Recently, Laycock et al. (2009) performed a cost-effectiveness analysis (CEA) of 39 out of 380 UK Species Action Plans, finding no correlation between the cost of a program and its effectiveness. The authors advocate the use of CEA to guide funding allocations and argue that their results show that the UK Biodiversity Action Plan could be improved by reallocating funds from Plans with low cost effectiveness (generally those conserving vertebrates), to those with higher cost effectiveness (usually conserving invertebrates). I believe the authors are right to argue for more rigorous program evaluation and it is an interesting finding of their paper that data on cost and outcome are available for less than 15% of Plans. However, as a measure of cost-effectiveness their study is flawed and their recommendations for the redistribution of funding are not supported, and cannot ever be supported by a CEA of the type they describe. The authors make strong claims for CEA: “To … determine the most efficient allocation of resources, an approach that combines an ecological measure of programme output with an economic measure of programme input (costs) is required”. Specifically, they argue for CEA rather than Cost-Benefit Analysis (CBA, where inputs and outputs are measured in a common monetary metric) on the grounds that valuations of conservation outputs are extremely difficult. I agree that valuations of conservation are problematic, but strongly dispute their contention that CEA offers a solution. CEA is less demanding than CBA precisely because it lacks a way of comparing the relative value to society of heterogeneous ecological outputs, such as increases in the population of otters and weevils. It is this deficit of CEA which renders it inappropriate for determining the allocation of resources. Knowing that we can improve the status of weevils 500 times more cheaply than that of otters is of no help unless we make some judgment as to how much we value otters relative to weevils. The authors note that CEA is widely used in health economics, but rarely in conservation. The reason for this is surely that CEAs of health interventions use a common metric of effectiveness (the Quality Adjusted Life Year) which is both socially constructed and economically valued, meaning that the outputs of diverse health interventions can be compared directly. This is not the case in conservation, because of the very difficulties to which the authors refer when rejecting CBA. A second problem with CEA as carried out by the authors is that it uses gross rather than net costs, which is legitimate only if the program has no significant non-focal benefits. This may normally be true of medical interventions, but is unlikely to be true of many biodiversity programs. For example, habitat restoration may generate non-biodiversity benefits e.g. carbon sequestration or reduced flooding risk. If these benefits are significant, then they must be deducted from costs before CEA provides any useful guide to funding allocations. Of course, valuing these non-biodiversity benefits may be nearly as difficult as valuing the increase in a weevil’s population, highlighting once again the fallacy of advocating CEA as an alternative to CBA. To an economist, perhaps the most parsimonious way to view this data is as evidence of revealed preference. More effort is allocated to some species than others, signalling societal preferences for those species. The authors believe that CEA (where species are valued arbitrarily by experts and non-biodiversity benefits are not deducted from costs) can improve the allocation of conservation resources, compared to the current system where democratically elected governments, member-funded NGOs and individual conservation volunteers decide where to allocate their resources according to their own values. Such a contention seems to me rather hubristic and is certainly unsubstantiated.</P>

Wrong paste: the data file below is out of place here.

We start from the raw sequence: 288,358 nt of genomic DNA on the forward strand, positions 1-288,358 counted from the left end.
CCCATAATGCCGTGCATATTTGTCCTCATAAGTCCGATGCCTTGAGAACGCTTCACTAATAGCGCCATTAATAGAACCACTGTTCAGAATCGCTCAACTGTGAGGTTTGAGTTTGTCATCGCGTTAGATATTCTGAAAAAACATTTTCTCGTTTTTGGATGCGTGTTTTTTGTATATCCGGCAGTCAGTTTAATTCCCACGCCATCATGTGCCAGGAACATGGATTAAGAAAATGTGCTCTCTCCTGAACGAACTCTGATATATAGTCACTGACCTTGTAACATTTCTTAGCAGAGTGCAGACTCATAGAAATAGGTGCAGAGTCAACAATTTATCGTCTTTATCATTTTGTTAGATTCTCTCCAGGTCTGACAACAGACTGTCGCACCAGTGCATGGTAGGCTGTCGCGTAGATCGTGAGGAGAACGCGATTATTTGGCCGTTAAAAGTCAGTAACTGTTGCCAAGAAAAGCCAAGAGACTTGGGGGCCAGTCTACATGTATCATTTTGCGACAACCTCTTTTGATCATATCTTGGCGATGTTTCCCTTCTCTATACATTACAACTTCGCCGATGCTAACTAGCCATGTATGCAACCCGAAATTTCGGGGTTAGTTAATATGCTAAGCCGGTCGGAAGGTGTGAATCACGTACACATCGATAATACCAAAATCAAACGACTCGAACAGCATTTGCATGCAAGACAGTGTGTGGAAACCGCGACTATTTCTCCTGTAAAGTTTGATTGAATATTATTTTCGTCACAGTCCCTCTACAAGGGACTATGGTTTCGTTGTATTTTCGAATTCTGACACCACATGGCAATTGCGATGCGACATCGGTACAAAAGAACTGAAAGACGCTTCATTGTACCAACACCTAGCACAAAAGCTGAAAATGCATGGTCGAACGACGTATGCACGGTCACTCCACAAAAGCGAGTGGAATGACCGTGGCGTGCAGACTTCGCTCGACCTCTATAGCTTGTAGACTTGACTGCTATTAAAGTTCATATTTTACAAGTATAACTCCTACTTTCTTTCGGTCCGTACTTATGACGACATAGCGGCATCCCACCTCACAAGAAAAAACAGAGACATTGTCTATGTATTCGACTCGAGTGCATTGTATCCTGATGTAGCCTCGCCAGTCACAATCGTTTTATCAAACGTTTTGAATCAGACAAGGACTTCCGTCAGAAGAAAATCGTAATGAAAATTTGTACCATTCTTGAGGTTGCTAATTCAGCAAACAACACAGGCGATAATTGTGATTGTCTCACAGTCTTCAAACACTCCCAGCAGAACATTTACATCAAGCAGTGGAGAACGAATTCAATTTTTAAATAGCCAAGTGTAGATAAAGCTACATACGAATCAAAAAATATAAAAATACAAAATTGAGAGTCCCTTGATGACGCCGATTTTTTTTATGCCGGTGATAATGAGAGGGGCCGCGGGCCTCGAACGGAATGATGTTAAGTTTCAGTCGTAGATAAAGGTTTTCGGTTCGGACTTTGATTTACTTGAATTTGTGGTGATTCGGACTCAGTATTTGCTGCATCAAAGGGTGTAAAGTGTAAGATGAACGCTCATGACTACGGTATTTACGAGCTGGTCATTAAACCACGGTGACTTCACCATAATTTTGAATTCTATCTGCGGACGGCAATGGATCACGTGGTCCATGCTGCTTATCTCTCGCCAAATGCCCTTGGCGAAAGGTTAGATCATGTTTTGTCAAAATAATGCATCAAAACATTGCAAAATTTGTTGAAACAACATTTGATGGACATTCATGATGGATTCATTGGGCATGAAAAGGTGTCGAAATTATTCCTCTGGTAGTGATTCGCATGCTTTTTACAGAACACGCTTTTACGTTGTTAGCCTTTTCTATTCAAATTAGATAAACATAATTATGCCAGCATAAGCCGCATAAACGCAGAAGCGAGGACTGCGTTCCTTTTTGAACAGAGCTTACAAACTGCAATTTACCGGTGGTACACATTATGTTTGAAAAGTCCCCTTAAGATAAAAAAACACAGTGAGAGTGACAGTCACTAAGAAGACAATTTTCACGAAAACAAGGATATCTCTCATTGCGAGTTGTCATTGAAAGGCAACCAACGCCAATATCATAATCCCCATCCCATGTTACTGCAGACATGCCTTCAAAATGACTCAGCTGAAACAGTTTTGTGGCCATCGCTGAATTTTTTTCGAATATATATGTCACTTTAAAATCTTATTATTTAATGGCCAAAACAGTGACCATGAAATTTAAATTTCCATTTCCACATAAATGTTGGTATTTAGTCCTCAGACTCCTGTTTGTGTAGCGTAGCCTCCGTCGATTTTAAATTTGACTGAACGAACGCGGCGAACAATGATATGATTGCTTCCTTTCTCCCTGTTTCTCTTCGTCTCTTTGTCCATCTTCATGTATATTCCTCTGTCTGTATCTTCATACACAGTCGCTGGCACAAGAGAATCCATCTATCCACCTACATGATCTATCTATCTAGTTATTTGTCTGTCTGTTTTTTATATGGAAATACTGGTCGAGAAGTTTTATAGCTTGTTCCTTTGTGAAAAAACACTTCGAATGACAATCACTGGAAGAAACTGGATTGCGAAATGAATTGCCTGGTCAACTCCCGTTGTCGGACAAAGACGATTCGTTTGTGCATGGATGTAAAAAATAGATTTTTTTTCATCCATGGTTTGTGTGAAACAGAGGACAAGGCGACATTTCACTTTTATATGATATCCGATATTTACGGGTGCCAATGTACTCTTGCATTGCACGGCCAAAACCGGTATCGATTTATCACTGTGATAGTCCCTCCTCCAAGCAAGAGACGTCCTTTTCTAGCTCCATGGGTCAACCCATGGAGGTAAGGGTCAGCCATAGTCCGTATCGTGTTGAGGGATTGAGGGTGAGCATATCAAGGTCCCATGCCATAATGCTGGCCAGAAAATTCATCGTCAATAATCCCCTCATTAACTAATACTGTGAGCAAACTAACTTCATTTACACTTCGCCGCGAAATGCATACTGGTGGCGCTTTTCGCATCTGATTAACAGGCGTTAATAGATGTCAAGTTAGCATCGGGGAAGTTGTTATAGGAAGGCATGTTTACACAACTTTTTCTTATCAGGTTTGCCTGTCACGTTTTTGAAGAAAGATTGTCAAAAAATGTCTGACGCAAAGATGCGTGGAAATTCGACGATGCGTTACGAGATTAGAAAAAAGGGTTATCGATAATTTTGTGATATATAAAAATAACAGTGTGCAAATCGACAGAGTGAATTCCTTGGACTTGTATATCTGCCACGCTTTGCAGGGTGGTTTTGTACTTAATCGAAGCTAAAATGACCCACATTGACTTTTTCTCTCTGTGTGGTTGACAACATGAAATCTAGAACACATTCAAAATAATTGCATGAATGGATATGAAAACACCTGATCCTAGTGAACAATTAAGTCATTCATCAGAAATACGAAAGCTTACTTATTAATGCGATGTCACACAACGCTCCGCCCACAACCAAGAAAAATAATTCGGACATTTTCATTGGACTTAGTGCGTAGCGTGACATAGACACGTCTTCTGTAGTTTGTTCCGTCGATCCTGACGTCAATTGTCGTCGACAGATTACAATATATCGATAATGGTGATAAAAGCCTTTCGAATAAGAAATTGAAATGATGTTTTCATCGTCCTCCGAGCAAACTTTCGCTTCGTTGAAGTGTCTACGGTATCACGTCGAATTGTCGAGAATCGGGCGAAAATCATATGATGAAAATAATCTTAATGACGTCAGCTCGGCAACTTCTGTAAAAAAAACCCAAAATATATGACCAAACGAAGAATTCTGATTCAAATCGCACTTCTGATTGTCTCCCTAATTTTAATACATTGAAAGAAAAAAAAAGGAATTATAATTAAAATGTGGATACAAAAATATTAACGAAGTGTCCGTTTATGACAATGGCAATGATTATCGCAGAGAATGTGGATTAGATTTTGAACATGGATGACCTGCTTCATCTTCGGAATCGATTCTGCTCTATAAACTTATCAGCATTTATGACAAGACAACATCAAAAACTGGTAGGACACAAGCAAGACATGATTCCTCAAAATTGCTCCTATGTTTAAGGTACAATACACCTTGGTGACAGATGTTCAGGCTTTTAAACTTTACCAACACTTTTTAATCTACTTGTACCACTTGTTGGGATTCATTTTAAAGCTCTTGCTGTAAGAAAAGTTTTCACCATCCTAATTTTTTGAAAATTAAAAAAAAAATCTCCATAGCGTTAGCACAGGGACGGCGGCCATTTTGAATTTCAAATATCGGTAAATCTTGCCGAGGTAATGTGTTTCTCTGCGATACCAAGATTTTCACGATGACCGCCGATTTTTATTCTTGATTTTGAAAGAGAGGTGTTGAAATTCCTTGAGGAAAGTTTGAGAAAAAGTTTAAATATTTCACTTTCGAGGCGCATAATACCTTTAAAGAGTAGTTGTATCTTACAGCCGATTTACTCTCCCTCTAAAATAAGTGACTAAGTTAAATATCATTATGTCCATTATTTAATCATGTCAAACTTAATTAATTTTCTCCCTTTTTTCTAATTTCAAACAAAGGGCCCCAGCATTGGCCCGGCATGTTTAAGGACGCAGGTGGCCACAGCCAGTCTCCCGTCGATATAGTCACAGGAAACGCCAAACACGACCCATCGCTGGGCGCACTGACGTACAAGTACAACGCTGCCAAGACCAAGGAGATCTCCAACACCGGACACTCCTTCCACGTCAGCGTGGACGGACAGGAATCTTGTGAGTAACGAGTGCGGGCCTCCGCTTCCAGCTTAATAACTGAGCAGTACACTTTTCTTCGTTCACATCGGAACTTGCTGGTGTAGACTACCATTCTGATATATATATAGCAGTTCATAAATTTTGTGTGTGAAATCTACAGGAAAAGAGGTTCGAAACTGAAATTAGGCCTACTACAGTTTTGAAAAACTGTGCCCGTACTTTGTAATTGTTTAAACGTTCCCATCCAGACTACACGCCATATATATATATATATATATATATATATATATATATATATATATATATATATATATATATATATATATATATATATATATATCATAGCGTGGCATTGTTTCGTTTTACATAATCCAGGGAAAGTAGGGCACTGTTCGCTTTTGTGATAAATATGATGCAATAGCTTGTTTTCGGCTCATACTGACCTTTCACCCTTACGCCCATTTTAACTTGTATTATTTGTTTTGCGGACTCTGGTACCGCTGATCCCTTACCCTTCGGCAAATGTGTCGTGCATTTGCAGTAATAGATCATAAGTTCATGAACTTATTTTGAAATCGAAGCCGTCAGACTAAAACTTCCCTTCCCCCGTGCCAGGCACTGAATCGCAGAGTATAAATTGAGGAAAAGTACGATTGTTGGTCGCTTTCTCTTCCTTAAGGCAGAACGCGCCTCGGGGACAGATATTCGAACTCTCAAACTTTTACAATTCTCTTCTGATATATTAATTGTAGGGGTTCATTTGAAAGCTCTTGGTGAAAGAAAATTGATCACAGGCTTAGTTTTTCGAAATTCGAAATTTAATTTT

Biological Conservation – Elsevier
Published: Apr 1, 2010
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